Recent good rains, which were particularly abundant in several parts of drought affected northern pastoral regions, signalled an early start to the secondary “deyr” season in most of northern Somalia. This has resulted in increased water availability and improved grazing conditions. However, major crop producing areas in southern Somalia remain largely dry. The recently harvested main “gu” season cereal crop in southern Somalia is estimated at about 125 000 tonnes, about 25 percent below average.
Food prices have started to ease with the arrival of the current “gu” harvest. However, the humanitarian emergency in the country is expected to continue due to the previous high loss of livestock assets, poor rangeland conditions, high household debt, and destitution. Recent nutrition survey found wasting levels of 20 percent, confirming the severe humanitarian emergency. In the South, both Gedo and Middle Juba regions remain in critical need of humanitarian assistance following poor “gu” harvests on top of chronic vulnerability. Currently,an estimated 700 000 people are in need of humanitarianassistance.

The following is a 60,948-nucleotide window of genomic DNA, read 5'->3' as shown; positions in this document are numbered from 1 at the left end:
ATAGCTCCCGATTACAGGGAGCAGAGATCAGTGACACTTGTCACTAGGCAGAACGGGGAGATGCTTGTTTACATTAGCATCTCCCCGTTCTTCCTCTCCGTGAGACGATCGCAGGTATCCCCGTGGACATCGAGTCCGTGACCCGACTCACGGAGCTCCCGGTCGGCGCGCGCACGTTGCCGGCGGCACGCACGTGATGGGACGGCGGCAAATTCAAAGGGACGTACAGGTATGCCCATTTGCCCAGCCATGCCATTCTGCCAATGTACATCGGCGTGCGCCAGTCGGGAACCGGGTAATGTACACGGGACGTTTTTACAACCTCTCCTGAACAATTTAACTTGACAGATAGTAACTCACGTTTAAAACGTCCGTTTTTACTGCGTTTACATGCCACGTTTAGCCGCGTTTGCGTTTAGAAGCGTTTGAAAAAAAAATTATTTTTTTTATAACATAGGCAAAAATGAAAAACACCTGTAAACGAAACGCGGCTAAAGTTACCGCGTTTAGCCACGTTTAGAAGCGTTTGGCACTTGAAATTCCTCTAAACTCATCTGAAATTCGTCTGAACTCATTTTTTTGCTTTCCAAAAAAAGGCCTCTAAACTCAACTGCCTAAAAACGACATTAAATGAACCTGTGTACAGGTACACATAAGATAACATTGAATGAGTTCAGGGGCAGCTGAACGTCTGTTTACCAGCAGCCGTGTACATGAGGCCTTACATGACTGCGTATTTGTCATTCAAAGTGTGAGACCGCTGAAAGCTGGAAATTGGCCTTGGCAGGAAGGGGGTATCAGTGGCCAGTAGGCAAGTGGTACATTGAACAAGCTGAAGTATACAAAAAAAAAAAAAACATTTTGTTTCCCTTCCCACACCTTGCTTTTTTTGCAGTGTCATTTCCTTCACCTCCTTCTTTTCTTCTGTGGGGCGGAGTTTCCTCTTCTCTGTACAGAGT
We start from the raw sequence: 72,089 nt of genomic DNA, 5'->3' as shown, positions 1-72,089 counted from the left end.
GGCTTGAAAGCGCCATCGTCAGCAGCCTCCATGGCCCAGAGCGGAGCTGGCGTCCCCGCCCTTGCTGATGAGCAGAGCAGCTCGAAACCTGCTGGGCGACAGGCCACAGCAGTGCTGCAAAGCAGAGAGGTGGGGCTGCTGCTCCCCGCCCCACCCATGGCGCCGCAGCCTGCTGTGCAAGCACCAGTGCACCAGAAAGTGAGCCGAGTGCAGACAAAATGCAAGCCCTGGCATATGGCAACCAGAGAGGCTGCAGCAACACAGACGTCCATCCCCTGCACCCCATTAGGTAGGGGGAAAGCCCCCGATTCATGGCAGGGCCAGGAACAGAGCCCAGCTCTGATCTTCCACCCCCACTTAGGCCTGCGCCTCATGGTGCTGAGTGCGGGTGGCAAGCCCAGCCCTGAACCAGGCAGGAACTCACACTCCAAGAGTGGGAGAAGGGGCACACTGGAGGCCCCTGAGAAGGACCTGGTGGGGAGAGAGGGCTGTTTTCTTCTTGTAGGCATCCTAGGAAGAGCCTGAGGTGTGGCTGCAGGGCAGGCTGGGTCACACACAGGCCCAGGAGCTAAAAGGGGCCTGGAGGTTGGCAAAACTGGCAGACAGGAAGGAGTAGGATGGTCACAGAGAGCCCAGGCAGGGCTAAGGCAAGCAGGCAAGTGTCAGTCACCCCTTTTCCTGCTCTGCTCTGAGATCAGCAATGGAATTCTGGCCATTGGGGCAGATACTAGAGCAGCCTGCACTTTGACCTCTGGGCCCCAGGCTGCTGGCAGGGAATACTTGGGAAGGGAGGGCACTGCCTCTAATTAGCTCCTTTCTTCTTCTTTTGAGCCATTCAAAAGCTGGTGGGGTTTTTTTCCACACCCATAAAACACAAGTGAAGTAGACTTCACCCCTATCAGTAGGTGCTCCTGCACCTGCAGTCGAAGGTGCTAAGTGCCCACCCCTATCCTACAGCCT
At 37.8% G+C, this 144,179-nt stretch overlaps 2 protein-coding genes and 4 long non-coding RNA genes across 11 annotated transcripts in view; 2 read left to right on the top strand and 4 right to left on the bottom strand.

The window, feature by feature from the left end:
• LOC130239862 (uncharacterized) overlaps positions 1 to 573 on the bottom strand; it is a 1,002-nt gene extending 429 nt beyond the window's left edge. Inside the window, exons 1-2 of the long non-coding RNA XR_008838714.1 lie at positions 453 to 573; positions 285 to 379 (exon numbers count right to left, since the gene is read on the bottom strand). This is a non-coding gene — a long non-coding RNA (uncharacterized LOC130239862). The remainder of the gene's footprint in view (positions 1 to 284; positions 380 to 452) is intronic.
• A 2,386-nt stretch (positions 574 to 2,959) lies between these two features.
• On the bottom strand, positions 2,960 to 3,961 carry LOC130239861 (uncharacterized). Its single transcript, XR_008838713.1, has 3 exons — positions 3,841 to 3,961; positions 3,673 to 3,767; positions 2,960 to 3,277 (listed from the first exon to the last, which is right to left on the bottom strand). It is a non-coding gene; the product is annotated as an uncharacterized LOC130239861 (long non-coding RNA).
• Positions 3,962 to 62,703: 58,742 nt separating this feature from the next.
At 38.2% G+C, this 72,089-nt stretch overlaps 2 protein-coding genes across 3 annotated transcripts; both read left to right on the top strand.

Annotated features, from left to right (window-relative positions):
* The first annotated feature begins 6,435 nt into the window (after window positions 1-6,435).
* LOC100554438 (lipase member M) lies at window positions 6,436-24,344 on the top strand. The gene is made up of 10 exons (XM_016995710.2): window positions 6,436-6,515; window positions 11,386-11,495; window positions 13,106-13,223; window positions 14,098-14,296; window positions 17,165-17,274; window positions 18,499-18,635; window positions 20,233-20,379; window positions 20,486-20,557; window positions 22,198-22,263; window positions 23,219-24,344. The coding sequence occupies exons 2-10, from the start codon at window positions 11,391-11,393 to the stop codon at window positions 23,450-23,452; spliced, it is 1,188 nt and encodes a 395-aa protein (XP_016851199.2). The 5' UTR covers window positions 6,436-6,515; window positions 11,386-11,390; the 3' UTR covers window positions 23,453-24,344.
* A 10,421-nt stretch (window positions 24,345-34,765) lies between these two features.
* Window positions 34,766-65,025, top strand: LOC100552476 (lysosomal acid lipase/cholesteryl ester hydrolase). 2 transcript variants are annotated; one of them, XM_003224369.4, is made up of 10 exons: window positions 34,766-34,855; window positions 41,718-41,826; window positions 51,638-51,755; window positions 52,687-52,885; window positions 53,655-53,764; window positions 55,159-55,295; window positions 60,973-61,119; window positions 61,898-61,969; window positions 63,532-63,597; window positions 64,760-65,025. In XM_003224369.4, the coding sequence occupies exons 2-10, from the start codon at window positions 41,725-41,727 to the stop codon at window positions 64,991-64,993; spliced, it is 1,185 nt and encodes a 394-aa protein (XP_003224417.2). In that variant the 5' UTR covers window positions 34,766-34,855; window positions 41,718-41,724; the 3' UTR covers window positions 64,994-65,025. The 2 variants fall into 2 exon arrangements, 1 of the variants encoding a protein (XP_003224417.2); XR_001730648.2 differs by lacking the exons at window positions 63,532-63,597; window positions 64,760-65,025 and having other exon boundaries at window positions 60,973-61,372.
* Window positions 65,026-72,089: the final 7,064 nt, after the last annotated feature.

The Food Security Assessment Unit (FSAU) has recently issued estimates of the 2004/05 Cereal Balance, indicating a national cereal shortfall of about 36 000 tonnes. Further information and analysis can be accessed at: www.unsomalia.net under the FSAU web page.